The 53rd annual Bel Air Gun Show, held Friday, Saturday and scheduled for Sunday at the Bel Air Reckord Armory, is setting records for attendance and sales, according to leaders of the Harford County Chapter of the Izaak Walton League of America, the show's sponsor.
There were long lines to get into the imposing castle-like building on North Main Street Friday night, as only 400 people can be inside at one time to comply with fire regulations, and that limit was being met constantly, the show's director said.
Saturday afternoon, there was a steady stream of people of all ages filing into the armory, as one of the Izaak Walton League members used a hand counter at the door to make sure the occupancy limit wasn't exceeded. There wasn't a parking spot to be had along several blocks of Main Street and nearby parking lots were also packed.
Inside, it was a little difficult to move among the tables of long guns, handguns, accessories, knives and other outdoor equipment, both new and used, which were on display or sale. There was a constant buzz from the floor, as visitors talked with vendors and among themselves, while they looked over the thousands of guns and other items for sale.
The dealers were equipped to handle the state background checks required for long gun sales on the spot, and several people left the armory carrying rifles and shotguns. The paperwork required for the sale of a handgun and the Maryland State Police background checks take longer, so anyone who purchased a handgun at the show would still have to pick it up from the dealer once that process is completed, explained Jim Lagan, the show's director, who said all the transactions comply with applicable state and federal laws.
The most popular man at the show appeared to be Dale Bowman, of Bowman's Gun Shop in Darlington, who was selling ammunition, a scarce commodity now that many gun owners fear the government may one day require extensive records on its sale or even limit its purchase, in the wake of last month's shooting rampage that killed 20 children and six staff at an elementary school in Newtown, Conn.
"Holy jeepers!" exclaimed Gary Kiebler from behind Bowman's sales table, when a customer asked him how sales were going. By early Saturday afternoon, they had already sold out of 9 mm and 40 caliber ammo, Kiebler said, and what they had left on the table was going fast, with buyers pulling out cash and handing it over as quickly as Kiebler could take and count it.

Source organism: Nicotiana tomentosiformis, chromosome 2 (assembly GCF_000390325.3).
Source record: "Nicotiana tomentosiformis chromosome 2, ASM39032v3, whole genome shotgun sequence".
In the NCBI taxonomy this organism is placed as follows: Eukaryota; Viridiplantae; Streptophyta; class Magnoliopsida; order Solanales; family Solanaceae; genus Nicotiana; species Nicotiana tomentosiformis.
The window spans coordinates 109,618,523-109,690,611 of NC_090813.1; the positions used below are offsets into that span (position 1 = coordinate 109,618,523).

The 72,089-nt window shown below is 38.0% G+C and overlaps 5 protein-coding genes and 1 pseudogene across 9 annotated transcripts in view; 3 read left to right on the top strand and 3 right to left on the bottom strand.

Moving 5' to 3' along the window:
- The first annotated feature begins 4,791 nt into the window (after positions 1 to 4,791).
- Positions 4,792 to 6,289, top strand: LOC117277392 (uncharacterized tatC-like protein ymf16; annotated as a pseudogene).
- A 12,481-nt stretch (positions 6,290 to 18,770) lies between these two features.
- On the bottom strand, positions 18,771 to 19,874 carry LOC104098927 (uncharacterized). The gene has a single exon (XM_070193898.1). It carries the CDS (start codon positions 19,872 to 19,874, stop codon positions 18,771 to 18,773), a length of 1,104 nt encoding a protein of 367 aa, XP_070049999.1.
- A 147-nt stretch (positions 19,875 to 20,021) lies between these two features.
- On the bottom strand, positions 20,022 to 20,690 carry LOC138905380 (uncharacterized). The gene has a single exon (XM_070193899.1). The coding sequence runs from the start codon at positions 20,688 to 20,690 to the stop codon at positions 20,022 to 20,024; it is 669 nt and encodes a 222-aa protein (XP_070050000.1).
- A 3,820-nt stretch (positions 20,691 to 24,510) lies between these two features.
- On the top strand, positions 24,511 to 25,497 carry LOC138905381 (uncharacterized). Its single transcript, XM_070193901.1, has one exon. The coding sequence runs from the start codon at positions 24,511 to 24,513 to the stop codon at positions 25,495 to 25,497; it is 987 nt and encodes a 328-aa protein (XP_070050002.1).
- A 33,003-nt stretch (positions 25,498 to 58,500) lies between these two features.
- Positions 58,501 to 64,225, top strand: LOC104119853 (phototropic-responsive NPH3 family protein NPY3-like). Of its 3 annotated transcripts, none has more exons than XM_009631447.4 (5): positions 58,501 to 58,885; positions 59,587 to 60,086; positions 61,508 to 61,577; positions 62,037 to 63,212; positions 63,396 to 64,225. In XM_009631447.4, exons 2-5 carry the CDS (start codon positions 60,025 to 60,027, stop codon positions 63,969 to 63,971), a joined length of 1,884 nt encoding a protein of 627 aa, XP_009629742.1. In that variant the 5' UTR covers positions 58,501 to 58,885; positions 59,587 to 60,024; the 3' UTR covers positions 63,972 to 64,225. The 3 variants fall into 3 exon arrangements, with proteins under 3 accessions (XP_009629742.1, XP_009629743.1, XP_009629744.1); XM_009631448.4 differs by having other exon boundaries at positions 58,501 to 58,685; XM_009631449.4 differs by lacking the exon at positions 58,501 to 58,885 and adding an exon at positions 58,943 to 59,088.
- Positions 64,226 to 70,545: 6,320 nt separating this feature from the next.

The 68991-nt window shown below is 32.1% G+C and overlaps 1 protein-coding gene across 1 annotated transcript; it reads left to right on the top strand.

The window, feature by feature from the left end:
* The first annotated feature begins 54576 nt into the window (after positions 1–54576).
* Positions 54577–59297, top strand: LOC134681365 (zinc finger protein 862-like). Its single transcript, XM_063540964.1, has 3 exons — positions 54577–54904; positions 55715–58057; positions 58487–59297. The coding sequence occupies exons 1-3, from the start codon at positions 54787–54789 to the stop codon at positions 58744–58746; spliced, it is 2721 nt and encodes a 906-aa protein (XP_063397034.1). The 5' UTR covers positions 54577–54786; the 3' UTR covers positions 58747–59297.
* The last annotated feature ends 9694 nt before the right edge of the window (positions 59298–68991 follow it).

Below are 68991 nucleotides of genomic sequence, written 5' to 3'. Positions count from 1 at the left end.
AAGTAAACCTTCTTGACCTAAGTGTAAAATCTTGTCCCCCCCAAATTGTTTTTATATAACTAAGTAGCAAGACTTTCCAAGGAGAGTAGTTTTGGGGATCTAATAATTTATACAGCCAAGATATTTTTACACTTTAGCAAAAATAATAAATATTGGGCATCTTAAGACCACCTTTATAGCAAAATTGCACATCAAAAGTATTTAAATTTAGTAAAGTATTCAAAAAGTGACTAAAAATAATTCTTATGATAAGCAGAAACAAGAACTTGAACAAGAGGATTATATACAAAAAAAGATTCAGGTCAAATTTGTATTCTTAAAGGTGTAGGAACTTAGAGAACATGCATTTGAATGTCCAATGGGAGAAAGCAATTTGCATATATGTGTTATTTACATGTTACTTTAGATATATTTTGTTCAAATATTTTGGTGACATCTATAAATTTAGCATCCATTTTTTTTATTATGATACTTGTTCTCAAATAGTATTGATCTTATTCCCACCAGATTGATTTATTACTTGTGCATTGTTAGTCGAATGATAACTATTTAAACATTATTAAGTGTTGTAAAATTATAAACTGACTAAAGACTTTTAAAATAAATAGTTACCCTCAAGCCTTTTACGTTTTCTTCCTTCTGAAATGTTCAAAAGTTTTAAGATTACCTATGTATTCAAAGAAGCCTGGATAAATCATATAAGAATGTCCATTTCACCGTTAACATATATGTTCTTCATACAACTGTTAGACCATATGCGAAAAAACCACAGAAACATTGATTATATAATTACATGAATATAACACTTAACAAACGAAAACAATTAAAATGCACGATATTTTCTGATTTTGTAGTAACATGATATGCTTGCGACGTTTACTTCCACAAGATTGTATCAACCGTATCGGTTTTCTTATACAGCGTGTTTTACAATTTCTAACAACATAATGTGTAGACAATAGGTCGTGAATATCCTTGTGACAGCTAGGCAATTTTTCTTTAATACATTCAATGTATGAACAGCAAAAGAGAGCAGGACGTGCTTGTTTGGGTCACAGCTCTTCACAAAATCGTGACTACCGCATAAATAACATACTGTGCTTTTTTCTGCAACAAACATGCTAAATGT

Bowman acknowledged that fear of more federal control over gun ownership is driving a scarcity of both ammunition and popular firearms.
"This happened four years ago when [President] Obama came in and there was concern about what they would do," explained Bowman, who said the rise in demand then caused shortages for about a year.
A regular at the Bel Air show, Bowman said he couldn't predict how long the buying frenzy might last, but he said it is likely to continue for some time.
As he examined a shotgun, Warren Smith, of Linthicum, recalled how when he took off a semester at the University of Maryland back in 1968 and was drafted into the Army, he was given an M-16 rifle "to qualify with, maintain and carry for two years."
"Forty-five years later, my government is telling me I can't own an M-16 [unless purchased prior to 1986 by federal law], and I want to know why?" Smith continued, saying that Obama, Attorney General Eric Holder and former Secretary of State Hillary Rodham Clinton "are the best thing that ever happened to the firearms industry," because they had proposed reinstating a federal ban on the possession of assault weapons, which expired nine years ago.
"That had exactly the opposite effect of what they intended," he added.
Smith said he had once been content to own a bolt-action rifle, a revolver and a pump shotgun but, like many gun owners fearing more government controls or outright bans on some guns, he went out and bought semi-automatic handguns, rifles and shotguns.
"Now the government is talking about maybe limiting ammo purchases, and I want to know why?" he said.
Lagan, a Fallston resident, who has been coordinating and directing the Bel Air show for the past 15 years, said he has no doubt this year's show will be the biggest ever in terms of both attendance and sales.
Asked if he thought the fear of more government gun control had been behind the surge in attendance, he smiled and replied, "Sort of."
Though the show was slated to be open from 9 a.m. to 3 p.m. on Super Bowl Sunday, Lagan said he was more concerned that some of his 28 vendors would run out of stock or that it might snow (a 60 percent chance, according to the latest NWS forecast), rather than the possibility people would stay home to get fired up for the Ravens later in the day.
The big crowds at this year's show mean more money for the Izaak Walton League's programs, and both Lagan and Harford Chapter President Steve Tresnak, of Edgewood, said that's more important to them than the reason for all the interest. Admission to the show is $5 for adults and $2 students under 16.
"This is our biggest fund-raiser," Lagan said.
Proceeds from the show are used by the Izaak Walton League's Harford Chapter to fund its annual scholarship program and for the various environmental and conservation programs in the county in which the chapter is involved.
Tresnak noted the chapter is particularly active in efforts to protect the Bush River and its Otter Point Creek tributary, where the chapter owns a 350-acre nature conservancy donated by the late Melvin G. Bosely.
The Harford Chapter annually makes five $1,000 scholarships available to Harford County high school seniors planning college studies in conservation and related fields.
"That's what I'm most proud of what we do," Lagan said.
To find out more about the Harford Chapter of the Izaak Walton League of America, visit http://www.iwla.org/harfordcounty.Copyright © 2014, The Baltimore Sun